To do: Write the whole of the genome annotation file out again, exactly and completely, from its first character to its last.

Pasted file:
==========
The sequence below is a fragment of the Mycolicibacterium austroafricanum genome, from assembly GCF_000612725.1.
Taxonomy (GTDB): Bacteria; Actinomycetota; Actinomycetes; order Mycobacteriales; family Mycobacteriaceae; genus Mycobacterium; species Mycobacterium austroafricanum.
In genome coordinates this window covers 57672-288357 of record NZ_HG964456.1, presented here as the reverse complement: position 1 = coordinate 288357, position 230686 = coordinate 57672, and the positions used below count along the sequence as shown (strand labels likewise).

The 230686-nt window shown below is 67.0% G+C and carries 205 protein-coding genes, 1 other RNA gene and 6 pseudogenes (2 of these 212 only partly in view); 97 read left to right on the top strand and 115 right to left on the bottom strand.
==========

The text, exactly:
The sequence below is a fragment of the Mycolicibacterium austroafricanum genome, from assembly GCF_000612725.1.
Taxonomy (GTDB): Bacteria; Actinomycetota; Actinomycetes; order Mycobacteriales; family Mycobacteriaceae; genus Mycobacterium; species Mycobacterium austroafricanum.
In genome coordinates this window covers 57672-288357 of record NZ_HG964456.1, presented here as the reverse complement: position 1 = coordinate 288357, position 230686 = coordinate 57672, and the positions used below count along the sequence as shown (strand labels likewise).

The 230686-nt window shown below is 67.0% G+C and carries 205 protein-coding genes, 1 other RNA gene and 6 pseudogenes (2 of these 212 only partly in view); 97 read left to right on the top strand and 115 right to left on the bottom strand.